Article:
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Why not invest it in something that will hold value like property that has running water and is farmable? (is that even a word?) Seriously, even gold will be worthless in the short run.
Well, what about smaller local banks?
Are they safer than the large mega financial institutions.
Perhaps more to the point for TBTF, if a SIFI does fail I have little doubt that private investors will in fact bear the losses--even if this leads to an outcome that is messier and more costly to society than we would ideally like. Dodd-Frank is very clear in saying that the Federal Reserve and other regulators cannot use their emergency authorities to bail out an individual failing institution. And as a member of the Board, I am committed to following both the letter and the spirit of the law.
Originally posted by PuterMan
reply to post by Templeton
Try Credit Unions.
They are subject to regulation but are not likely to fail (we hope)
Originally posted by MidnightTide
reply to post by mbkennel
The banks are so overleveraged when they go under, they are taking the entire system down with it. As to the FDIC, do you think they have enough cash to handle a banking collapse? I wouldn't count on that at all.edit on 23-4-2013 by MidnightTide because: (no reason given)
it is the sense of the Congress that it should reaffirm that deposits up to the statutorily prescribed amount in federally insured depository institutions are backed by the full faith and credit of the United State
Originally posted by blackangel13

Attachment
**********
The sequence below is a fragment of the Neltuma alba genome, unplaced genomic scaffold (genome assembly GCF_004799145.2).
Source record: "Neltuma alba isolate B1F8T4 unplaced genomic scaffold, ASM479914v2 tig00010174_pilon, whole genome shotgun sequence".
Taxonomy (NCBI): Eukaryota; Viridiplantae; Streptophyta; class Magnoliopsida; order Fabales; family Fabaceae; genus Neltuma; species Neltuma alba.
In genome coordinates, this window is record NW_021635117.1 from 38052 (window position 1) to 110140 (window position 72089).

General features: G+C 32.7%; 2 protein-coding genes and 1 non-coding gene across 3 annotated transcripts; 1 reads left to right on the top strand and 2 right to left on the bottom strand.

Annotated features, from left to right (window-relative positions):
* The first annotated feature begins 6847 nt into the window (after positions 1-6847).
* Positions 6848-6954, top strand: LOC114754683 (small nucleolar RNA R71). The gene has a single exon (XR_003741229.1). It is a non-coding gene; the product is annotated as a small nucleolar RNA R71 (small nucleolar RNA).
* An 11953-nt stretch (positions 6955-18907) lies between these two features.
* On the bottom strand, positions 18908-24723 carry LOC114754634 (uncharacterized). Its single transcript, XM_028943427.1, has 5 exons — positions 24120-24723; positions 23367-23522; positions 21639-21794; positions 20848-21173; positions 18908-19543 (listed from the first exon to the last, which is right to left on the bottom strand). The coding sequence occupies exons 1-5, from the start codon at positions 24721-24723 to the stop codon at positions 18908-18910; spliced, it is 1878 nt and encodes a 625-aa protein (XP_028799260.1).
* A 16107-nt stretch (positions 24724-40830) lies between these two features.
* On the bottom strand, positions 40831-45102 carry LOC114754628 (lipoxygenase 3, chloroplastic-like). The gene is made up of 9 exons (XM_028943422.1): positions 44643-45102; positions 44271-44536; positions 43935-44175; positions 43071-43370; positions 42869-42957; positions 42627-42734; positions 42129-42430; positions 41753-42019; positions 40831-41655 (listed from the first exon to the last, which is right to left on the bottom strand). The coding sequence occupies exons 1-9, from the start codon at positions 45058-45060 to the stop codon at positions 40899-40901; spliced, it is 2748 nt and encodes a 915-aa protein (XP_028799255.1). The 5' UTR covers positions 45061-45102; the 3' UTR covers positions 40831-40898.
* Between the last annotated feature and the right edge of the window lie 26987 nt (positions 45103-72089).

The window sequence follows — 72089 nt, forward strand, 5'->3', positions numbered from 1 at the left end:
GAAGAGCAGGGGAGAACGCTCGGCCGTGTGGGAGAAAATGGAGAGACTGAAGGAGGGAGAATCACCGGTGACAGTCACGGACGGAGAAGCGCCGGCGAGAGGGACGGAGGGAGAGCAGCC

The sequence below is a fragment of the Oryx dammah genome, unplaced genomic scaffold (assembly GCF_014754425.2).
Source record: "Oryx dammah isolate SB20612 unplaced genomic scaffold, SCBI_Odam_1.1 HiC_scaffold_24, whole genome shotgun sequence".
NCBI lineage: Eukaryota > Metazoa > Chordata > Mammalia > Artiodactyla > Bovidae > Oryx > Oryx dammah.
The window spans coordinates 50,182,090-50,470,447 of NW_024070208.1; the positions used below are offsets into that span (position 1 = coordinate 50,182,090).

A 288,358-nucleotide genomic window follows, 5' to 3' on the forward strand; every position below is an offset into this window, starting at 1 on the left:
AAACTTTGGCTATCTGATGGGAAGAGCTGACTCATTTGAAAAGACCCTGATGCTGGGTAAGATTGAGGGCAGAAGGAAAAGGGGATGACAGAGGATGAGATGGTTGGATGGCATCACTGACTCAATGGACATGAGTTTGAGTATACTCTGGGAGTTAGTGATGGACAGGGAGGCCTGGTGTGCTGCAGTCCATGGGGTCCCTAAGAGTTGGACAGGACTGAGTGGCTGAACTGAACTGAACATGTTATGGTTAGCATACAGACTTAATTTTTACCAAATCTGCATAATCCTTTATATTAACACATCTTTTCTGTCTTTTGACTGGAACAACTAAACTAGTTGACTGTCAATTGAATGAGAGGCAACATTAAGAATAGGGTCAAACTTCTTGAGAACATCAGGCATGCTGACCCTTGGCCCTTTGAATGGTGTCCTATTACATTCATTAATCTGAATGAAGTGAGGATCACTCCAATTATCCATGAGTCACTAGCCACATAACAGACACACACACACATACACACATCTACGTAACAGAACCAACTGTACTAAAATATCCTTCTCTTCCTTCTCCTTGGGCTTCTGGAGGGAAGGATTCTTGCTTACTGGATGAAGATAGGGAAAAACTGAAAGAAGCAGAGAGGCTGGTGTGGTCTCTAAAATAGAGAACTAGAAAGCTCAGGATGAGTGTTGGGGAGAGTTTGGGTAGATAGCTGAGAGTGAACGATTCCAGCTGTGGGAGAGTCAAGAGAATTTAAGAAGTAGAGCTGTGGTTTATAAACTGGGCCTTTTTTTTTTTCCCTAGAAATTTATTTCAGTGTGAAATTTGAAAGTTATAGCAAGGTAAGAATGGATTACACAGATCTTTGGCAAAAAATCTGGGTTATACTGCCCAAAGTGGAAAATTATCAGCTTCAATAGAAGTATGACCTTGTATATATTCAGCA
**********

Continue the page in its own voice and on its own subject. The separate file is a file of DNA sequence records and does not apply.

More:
i think the most frightening thing about all of this is, what do you do? if something like this happens most likely the value of the dollar will also crash, so what good is it having your money in a credit union or even in cold hard cash under your mattress?
First, and most obviously, one goal is to get to the point where all market participants understand with certainty that if a large SIFI were to fail, the losses would fall on its shareholders and creditors, and taxpayers would have no exposure.
As to the FDIC, do you think they have enough cash to handle a banking collapse?
A private investor is a shareholder and bondholder of the bank, not a depositor. Depositors have primary claims in bankruptcy, then bondholders, then stockholders.
.....within a few days in Iceland, the Icelandic Depositors' and Investors' Guarantee Fund (Tryggingarsjóður) had already been drained from capital reserves, and had no money left to repay the legally required deposit guarantees to the foreign Landsbanki customers who had lost all their savings in the Icesave branch of the bank
Lets calm down and start denying ignorance. In particular, go to the original source and not hysterical fear-mongers looking for blog hits